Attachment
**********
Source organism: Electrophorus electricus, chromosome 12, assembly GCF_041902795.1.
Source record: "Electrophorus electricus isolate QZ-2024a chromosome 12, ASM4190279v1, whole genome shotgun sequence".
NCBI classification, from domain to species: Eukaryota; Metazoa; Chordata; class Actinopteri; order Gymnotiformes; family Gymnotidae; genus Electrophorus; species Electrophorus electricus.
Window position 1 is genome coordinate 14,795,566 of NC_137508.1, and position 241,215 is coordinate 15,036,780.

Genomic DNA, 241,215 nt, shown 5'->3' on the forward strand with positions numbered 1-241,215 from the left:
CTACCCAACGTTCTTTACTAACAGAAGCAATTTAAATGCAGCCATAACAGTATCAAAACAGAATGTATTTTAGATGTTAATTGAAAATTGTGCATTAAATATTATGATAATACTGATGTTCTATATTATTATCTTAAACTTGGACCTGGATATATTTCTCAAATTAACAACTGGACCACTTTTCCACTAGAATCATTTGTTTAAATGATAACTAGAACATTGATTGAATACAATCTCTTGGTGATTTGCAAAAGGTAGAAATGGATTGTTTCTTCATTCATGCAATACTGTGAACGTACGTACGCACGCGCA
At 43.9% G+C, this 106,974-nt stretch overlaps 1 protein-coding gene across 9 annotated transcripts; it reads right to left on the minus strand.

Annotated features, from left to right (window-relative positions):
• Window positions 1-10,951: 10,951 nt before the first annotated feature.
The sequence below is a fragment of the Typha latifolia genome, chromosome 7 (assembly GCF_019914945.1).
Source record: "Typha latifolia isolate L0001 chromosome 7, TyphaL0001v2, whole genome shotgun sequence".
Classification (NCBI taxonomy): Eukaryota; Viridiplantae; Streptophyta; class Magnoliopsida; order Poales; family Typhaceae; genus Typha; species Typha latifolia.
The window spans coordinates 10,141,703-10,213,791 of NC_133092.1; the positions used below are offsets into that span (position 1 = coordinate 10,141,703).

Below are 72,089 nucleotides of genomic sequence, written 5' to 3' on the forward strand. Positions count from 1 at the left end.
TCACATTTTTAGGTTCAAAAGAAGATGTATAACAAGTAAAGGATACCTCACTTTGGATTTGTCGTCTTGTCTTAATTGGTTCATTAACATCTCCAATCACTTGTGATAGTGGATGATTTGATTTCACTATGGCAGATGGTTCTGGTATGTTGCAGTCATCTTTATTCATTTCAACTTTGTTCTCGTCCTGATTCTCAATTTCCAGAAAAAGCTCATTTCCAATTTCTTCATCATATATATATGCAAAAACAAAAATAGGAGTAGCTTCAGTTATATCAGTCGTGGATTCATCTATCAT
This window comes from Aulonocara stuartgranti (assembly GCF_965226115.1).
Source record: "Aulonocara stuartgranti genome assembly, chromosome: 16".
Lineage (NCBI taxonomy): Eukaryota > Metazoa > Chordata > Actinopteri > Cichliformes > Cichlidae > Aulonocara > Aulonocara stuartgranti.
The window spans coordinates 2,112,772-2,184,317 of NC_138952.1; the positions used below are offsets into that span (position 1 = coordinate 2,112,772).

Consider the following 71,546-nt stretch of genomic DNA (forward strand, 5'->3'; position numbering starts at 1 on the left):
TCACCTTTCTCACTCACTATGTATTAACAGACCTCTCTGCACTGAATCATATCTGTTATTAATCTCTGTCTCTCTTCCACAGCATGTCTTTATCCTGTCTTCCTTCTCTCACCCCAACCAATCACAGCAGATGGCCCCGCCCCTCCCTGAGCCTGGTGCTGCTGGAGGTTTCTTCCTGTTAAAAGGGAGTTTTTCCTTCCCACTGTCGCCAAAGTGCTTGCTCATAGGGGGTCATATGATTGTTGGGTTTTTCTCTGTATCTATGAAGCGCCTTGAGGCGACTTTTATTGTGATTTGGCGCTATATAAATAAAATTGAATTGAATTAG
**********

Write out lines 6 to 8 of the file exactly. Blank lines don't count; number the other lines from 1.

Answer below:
CTACCCAACGTTCTTTACTAACAGAAGCAATTTAAATGCAGCCATAACAGTATCAAAACAGAATGTATTTTAGATGTTAATTGAAAATTGTGCATTAAATATTATGATAATACTGATGTTCTATATTATTATCTTAAACTTGGACCTGGATATATTTCTCAAATTAACAACTGGACCACTTTTCCACTAGAATCATTTGTTTAAATGATAACTAGAACATTGATTGAATACAATCTCTTGGTGATTTGCAAAAGGTAGAAATGGATTGTTTCTTCATTCATGCAATACTGTGAACGTACGTACGCACGCGCA
At 43.9% G+C, this 106,974-nt stretch overlaps 1 protein-coding gene across 9 annotated transcripts; it reads right to left on the minus strand.

Annotated features, from left to right (window-relative positions):